#CardCorner: 1969 Topps Hank Bauer
When I first started visiting the Hall of Fame regularly in the early 1990s, I remember seeing Hank Bauer and Moose Skowron, two seemingly permanent fixtures on Main Street.
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Year after year, they could be seen signing autographs at one of the local shops. They were always together, always out front of the store, talking to whomever approached them. Even as Bauer’s health declined, to the point that he had to use a voice amplifier to speak with, he continued to make his presence felt. He was a rough and tumble character on the exterior, but one who was always willing to dole out his stories – and his opinions.
By the 1990s, Bauer looked much different than he did on his 1969 Topps card. He was much thinner in his later years, a combined effect of aging and the lung cancer that plagued him for so many years. Such is the passage of time. In the late 1960s, Bauer was still stocky and strong, a figure who epitomized the word pugnacious. As comedian Jan Murray once said, Bauer had “a face like a clenched fist.” That description certainly fit Bauer’s 1969 Topps card.
What I notice most about Bauer’s 1969 card is the amount of perspiration on his face. When this photograph was taken, likely during the 1966 or ’67 season, he was a good six to seven seasons removed from his playing days. In fact, he was actually managing the Baltimore Orioles, whose uniform can be seen in the photo. So why is Bauer sweating so profusely in this photograph?
I can only imagine that he was the kind of manager who liked to take part in his team’s Spring Training drills, perhaps even take a few swings in the batting cage. Bauer was not the kind of man to stand around and watch others. No, he was the type to set an example, to show his players exactly the way that he wanted things done.
Long before he started managing, long before he even started playing in the major leagues, Hank Bauer lived through the harsh realities of World War II. After playing independent minor league ball in 1941, he joined the U.S. Marines, receiving an assignment to the Pacific Theater, where he served as a gunnery sergeant.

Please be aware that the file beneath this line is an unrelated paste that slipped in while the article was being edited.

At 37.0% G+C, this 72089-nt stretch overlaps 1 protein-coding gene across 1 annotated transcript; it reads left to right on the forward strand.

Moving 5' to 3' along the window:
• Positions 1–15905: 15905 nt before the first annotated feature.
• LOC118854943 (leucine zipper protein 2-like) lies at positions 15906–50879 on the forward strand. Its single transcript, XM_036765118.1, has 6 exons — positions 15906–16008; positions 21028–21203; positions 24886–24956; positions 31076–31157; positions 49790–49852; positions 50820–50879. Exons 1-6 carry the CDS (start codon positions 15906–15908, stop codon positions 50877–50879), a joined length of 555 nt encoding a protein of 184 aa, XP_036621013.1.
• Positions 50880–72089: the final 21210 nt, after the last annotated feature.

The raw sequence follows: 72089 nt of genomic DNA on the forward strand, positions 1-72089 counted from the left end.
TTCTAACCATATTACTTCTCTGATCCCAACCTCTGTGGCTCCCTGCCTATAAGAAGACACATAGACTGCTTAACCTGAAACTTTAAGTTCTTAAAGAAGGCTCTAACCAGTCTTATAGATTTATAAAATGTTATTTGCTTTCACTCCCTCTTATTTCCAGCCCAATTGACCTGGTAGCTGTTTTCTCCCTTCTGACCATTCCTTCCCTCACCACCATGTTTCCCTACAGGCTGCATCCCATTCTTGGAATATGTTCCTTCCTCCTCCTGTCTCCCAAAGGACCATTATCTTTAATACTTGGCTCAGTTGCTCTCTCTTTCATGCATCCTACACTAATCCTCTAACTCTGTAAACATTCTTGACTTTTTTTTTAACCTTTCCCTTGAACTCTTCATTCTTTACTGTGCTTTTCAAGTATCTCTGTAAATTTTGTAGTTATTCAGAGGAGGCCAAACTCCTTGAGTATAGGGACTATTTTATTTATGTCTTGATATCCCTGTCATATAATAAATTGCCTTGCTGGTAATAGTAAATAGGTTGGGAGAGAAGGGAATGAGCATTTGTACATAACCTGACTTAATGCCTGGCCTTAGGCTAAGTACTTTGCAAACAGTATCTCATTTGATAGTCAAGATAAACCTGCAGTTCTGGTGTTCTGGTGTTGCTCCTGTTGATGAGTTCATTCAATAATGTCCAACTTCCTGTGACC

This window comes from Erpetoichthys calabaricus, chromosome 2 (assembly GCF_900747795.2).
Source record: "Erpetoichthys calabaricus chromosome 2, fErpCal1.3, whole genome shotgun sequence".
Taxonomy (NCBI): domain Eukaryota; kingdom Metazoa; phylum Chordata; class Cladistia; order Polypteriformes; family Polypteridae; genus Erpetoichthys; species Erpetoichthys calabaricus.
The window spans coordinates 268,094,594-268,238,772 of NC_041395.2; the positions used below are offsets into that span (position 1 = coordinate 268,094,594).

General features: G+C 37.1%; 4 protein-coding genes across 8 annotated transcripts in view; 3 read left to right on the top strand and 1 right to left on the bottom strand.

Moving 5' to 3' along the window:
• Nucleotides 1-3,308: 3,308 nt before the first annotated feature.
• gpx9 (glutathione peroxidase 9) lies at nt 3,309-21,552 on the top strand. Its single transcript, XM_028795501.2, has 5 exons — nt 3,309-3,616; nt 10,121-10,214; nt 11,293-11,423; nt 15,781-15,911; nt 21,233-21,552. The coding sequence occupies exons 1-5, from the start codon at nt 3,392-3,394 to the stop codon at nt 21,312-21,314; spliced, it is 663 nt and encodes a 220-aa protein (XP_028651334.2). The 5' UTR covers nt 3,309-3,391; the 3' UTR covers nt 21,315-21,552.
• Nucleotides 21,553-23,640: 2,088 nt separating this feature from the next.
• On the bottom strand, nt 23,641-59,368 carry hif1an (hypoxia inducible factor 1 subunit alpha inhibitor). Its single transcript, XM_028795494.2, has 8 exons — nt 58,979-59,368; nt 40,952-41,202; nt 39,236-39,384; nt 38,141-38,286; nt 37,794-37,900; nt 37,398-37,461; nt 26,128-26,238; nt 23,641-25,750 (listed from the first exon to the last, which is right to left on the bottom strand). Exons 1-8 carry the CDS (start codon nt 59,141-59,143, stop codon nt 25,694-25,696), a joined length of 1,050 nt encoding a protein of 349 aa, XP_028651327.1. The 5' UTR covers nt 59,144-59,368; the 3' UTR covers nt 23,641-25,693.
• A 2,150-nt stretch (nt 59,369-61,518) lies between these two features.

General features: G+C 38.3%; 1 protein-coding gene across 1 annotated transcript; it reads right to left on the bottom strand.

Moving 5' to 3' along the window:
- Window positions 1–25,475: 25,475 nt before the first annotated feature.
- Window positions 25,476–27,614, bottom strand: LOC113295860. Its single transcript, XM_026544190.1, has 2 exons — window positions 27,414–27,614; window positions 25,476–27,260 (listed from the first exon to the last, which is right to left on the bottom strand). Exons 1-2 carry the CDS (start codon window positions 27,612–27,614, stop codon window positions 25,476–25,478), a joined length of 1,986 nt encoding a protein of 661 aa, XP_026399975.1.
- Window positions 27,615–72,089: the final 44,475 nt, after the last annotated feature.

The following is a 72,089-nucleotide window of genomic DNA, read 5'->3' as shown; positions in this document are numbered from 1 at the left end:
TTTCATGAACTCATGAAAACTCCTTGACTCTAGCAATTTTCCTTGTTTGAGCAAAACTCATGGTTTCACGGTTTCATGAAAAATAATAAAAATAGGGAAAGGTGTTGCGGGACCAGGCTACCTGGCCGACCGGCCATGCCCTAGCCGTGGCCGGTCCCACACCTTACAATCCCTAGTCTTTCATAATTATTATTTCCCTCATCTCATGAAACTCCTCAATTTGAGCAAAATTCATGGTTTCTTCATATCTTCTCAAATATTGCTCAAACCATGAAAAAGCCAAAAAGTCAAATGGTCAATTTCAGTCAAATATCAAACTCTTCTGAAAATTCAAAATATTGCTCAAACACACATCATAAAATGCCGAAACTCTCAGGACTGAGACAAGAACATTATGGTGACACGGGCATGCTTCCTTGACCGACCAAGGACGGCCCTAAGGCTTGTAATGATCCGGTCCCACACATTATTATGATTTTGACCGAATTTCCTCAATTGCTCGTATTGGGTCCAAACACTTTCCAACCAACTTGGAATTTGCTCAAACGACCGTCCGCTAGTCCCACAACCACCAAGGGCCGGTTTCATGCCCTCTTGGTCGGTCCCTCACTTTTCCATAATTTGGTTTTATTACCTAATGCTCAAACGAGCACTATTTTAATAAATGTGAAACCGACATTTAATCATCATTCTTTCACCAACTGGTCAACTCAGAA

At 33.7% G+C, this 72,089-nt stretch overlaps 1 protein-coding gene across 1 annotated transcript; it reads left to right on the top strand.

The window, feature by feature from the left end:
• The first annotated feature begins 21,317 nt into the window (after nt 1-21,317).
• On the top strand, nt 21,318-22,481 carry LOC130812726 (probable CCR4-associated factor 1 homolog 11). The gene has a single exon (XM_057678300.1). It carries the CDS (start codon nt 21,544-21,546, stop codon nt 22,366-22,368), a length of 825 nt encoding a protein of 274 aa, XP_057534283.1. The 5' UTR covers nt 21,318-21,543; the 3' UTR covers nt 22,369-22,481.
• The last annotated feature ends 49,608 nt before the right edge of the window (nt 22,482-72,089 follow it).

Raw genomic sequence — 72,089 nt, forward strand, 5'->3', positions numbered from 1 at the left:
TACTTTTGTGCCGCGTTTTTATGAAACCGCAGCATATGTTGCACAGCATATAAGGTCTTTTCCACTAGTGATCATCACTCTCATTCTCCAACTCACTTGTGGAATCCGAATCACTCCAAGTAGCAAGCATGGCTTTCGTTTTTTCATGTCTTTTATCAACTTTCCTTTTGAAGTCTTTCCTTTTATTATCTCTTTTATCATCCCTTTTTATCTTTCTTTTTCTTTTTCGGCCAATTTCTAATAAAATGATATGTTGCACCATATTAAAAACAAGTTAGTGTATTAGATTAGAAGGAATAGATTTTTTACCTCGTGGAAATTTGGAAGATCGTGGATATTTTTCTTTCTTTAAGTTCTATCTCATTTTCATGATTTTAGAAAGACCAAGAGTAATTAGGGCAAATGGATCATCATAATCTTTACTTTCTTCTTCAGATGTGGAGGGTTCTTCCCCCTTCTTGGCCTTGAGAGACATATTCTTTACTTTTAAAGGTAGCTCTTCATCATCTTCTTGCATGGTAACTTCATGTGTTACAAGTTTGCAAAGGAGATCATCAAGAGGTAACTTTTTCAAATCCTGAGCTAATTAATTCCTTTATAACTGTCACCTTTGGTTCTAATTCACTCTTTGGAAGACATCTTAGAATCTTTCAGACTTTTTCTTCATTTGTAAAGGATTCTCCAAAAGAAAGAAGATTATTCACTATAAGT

One of the men who served under Bauer lauded him for two of his strongest qualities.
“He was a very fair person,” Steve Fredericks told Berry Federovitch of New Jersey.com. “He was the type of guy who wouldn’t ask you to do something if he couldn’t do it (himself). He was very helpful, the top of his rank.”
Over the next three seasons, Bauer tore up the minor leagues. Even though he had injured his leg badly during the war, he still ran extremely well. He could also throw and hit with above-average power. Bauer moved up quickly within the Yankee system, reaching Triple-A Kansas City in 1947. After another season with Kansas City in 1948, the Yankees rewarded him with a promotion to New York in September.
Bauer didn’t hit much in his first taste of the big leagues, compiling just a .180 batting average in 19 games. But the Yankees would find a significant role for Bauer in 1949. With Joe DiMaggio missing the first half of the season due to surgery on his heel, and the team in need of another right-handed hitting outfielder, Bauer stepped in and played center field on a regular basis before shifting to the corners upon DiMaggio’s return. He batted a respectable .272 with 10 home runs, and while those numbers were not overwhelming, they did help the Yankees in their quest to win the American League pennant. Coming to bat six times in a victorious World Series, Bauer made the first of what would be a whopping nine postseason appearances.